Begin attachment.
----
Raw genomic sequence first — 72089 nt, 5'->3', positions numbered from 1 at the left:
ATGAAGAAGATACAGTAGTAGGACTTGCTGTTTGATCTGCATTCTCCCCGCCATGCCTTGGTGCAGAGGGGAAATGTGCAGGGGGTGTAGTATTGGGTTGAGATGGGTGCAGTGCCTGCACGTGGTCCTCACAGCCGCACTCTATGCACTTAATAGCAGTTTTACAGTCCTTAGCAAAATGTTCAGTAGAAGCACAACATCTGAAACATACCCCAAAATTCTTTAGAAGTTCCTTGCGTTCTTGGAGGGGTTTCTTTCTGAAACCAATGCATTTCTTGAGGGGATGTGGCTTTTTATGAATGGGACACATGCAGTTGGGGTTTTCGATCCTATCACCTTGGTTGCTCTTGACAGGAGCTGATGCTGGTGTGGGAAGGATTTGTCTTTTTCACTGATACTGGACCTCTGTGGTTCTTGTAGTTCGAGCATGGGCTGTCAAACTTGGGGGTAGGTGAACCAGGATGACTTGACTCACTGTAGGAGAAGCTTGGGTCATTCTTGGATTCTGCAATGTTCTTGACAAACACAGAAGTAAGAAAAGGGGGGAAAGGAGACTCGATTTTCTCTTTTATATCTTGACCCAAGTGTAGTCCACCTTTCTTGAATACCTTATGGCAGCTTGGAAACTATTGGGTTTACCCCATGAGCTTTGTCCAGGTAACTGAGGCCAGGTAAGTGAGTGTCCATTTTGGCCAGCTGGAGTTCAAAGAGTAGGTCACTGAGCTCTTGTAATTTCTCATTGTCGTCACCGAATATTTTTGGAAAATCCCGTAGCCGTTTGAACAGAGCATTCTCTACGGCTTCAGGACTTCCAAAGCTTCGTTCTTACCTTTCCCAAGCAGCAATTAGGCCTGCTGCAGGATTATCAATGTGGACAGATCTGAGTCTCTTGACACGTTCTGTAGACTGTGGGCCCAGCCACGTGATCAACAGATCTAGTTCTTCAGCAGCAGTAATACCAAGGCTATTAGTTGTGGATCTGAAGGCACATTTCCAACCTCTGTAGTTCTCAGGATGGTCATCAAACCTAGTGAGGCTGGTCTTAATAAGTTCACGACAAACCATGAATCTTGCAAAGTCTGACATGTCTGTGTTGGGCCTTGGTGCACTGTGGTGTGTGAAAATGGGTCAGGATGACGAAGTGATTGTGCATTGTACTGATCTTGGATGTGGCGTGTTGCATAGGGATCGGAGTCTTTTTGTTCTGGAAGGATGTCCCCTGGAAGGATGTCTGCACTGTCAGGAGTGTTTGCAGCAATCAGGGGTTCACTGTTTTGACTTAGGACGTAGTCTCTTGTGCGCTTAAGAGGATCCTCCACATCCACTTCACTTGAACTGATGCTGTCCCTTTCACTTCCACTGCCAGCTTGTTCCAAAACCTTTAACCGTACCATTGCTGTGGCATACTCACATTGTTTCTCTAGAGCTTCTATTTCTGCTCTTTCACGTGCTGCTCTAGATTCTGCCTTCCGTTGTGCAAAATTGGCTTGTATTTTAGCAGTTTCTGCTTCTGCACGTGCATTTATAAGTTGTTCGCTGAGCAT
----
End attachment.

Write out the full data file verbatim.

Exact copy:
Raw genomic sequence first — 72089 nt, 5'->3', positions numbered from 1 at the left:
ATGAAGAAGATACAGTAGTAGGACTTGCTGTTTGATCTGCATTCTCCCCGCCATGCCTTGGTGCAGAGGGGAAATGTGCAGGGGGTGTAGTATTGGGTTGAGATGGGTGCAGTGCCTGCACGTGGTCCTCACAGCCGCACTCTATGCACTTAATAGCAGTTTTACAGTCCTTAGCAAAATGTTCAGTAGAAGCACAACATCTGAAACATACCCCAAAATTCTTTAGAAGTTCCTTGCGTTCTTGGAGGGGTTTCTTTCTGAAACCAATGCATTTCTTGAGGGGATGTGGCTTTTTATGAATGGGACACATGCAGTTGGGGTTTTCGATCCTATCACCTTGGTTGCTCTTGACAGGAGCTGATGCTGGTGTGGGAAGGATTTGTCTTTTTCACTGATACTGGACCTCTGTGGTTCTTGTAGTTCGAGCATGGGCTGTCAAACTTGGGGGTAGGTGAACCAGGATGACTTGACTCACTGTAGGAGAAGCTTGGGTCATTCTTGGATTCTGCAATGTTCTTGACAAACACAGAAGTAAGAAAAGGGGGGAAAGGAGACTCGATTTTCTCTTTTATATCTTGACCCAAGTGTAGTCCACCTTTCTTGAATACCTTATGGCAGCTTGGAAACTATTGGGTTTACCCCATGAGCTTTGTCCAGGTAACTGAGGCCAGGTAAGTGAGTGTCCATTTTGGCCAGCTGGAGTTCAAAGAGTAGGTCACTGAGCTCTTGTAATTTCTCATTGTCGTCACCGAATATTTTTGGAAAATCCCGTAGCCGTTTGAACAGAGCATTCTCTACGGCTTCAGGACTTCCAAAGCTTCGTTCTTACCTTTCCCAAGCAGCAATTAGGCCTGCTGCAGGATTATCAATGTGGACAGATCTGAGTCTCTTGACACGTTCTGTAGACTGTGGGCCCAGCCACGTGATCAACAGATCTAGTTCTTCAGCAGCAGTAATACCAAGGCTATTAGTTGTGGATCTGAAGGCACATTTCCAACCTCTGTAGTTCTCAGGATGGTCATCAAACCTAGTGAGGCTGGTCTTAATAAGTTCACGACAAACCATGAATCTTGCAAAGTCTGACATGTCTGTGTTGGGCCTTGGTGCACTGTGGTGTGTGAAAATGGGTCAGGATGACGAAGTGATTGTGCATTGTACTGATCTTGGATGTGGCGTGTTGCATAGGGATCGGAGTCTTTTTGTTCTGGAAGGATGTCCCCTGGAAGGATGTCTGCACTGTCAGGAGTGTTTGCAGCAATCAGGGGTTCACTGTTTTGACTTAGGACGTAGTCTCTTGTGCGCTTAAGAGGATCCTCCACATCCACTTCACTTGAACTGATGCTGTCCCTTTCACTTCCACTGCCAGCTTGTTCCAAAACCTTTAACCGTACCATTGCTGTGGCATACTCACATTGTTTCTCTAGAGCTTCTATTTCTGCTCTTTCACGTGCTGCTCTAGATTCTGCCTTCCGTTGTGCAAAATTGGCTTGTATTTTAGCAGTTTCTGCTTCTGCACGTGCATTTATAAGTTGTTCGCTGAGCAT